David Abbott


It was probably when they were first widely used, in the 16th and 17th centuries, that the [roof] slates were given the apt and fanciful names which changed with the region. Randle Holme tells us the names of slates 'according to their Several Lengths' used in the north in 1688: 'Short Haghattee, Long Haghattee, Farwells, Chilts, Warnetts, Shorts, Shorts save one or Shorts so won, Short Backs, Long Backs, Batchlers, Wivetts, Short Twelves, Long Twelves, Jenny why Gettest thou, Rogue why Winkest thou'. In the Cotswolds the slates bore such names as 'cocks', 'cuttings', 'nobbities', 'becks', 'bachelors', 'nines' and 'hibbuts', 'elevens', 'sixteens', 'follows' and 'eaves'.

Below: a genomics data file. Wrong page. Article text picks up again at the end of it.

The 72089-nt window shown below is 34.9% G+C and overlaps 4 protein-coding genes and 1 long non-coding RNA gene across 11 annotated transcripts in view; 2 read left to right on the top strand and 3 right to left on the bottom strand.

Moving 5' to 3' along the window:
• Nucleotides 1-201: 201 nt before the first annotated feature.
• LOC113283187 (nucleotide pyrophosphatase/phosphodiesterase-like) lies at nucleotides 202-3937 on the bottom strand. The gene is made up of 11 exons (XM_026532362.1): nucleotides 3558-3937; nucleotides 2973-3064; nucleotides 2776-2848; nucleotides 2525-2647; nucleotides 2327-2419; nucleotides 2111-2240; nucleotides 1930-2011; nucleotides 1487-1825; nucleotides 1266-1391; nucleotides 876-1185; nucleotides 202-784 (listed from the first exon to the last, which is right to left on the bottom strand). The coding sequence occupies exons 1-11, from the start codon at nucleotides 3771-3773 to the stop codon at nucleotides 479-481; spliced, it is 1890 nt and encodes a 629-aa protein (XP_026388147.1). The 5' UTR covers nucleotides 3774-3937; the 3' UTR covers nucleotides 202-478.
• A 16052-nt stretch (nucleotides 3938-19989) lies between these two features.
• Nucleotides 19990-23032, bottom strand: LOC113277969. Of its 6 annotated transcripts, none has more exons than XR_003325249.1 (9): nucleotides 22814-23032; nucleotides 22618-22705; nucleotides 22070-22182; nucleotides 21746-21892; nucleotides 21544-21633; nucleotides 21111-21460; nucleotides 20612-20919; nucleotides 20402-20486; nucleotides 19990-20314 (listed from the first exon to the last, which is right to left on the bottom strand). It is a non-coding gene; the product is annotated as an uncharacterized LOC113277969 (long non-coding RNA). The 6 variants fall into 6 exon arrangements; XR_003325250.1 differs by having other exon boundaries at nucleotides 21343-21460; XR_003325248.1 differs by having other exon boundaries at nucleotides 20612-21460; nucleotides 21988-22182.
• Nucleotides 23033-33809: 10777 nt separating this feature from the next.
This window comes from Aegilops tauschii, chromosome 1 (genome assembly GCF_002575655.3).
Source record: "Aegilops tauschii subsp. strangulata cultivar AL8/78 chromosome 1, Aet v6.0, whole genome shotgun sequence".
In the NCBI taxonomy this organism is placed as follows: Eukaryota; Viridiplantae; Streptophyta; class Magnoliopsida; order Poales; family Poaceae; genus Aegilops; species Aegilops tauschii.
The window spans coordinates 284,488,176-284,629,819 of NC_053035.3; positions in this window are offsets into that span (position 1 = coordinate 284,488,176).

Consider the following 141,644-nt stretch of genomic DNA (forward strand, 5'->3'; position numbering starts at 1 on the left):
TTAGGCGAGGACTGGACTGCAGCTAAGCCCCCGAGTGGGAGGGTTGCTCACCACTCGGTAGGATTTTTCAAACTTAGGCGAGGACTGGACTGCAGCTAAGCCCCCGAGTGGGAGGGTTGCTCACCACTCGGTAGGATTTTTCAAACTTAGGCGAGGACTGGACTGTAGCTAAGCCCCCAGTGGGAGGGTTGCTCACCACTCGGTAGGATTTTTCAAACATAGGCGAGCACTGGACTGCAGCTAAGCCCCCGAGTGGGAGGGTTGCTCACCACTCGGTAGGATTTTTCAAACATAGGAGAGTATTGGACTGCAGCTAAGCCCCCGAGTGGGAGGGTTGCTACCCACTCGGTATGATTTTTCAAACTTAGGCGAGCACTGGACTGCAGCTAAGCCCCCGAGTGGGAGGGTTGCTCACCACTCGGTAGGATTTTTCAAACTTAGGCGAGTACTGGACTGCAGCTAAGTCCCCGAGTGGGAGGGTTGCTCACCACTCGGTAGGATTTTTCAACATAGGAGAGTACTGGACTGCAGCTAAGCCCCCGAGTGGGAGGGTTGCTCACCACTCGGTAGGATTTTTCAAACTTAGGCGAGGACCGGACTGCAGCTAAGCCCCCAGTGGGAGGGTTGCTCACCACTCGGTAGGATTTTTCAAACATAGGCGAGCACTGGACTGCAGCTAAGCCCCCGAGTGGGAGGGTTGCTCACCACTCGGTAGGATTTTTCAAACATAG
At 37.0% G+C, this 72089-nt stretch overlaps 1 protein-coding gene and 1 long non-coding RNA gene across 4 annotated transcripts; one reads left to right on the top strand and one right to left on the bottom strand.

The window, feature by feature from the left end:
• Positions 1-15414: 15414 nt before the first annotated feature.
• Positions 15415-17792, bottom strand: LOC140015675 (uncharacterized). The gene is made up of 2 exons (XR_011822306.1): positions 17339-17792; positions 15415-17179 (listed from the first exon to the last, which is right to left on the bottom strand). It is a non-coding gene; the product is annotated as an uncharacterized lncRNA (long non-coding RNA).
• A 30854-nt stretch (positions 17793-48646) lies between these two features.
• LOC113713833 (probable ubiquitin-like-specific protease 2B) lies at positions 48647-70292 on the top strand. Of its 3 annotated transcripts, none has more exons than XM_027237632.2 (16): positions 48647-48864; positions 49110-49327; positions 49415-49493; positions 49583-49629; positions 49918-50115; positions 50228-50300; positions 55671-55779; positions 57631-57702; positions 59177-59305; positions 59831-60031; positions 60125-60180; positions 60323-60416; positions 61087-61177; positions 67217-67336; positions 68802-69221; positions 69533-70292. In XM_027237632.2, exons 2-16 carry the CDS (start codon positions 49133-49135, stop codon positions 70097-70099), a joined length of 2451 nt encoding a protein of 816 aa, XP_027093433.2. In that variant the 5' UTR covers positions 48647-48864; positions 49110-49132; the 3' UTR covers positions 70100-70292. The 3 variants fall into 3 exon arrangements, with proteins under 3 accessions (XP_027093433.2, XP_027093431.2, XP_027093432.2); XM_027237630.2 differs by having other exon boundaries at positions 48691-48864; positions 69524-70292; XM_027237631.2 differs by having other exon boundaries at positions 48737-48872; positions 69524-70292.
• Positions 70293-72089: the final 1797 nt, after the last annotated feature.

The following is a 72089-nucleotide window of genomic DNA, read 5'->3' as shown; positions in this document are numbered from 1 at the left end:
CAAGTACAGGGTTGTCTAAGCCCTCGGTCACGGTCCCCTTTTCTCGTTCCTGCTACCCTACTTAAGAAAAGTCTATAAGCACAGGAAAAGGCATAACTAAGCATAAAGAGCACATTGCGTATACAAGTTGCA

From English Cottages and Farmhouses by Olive Cook

February 21, 2022

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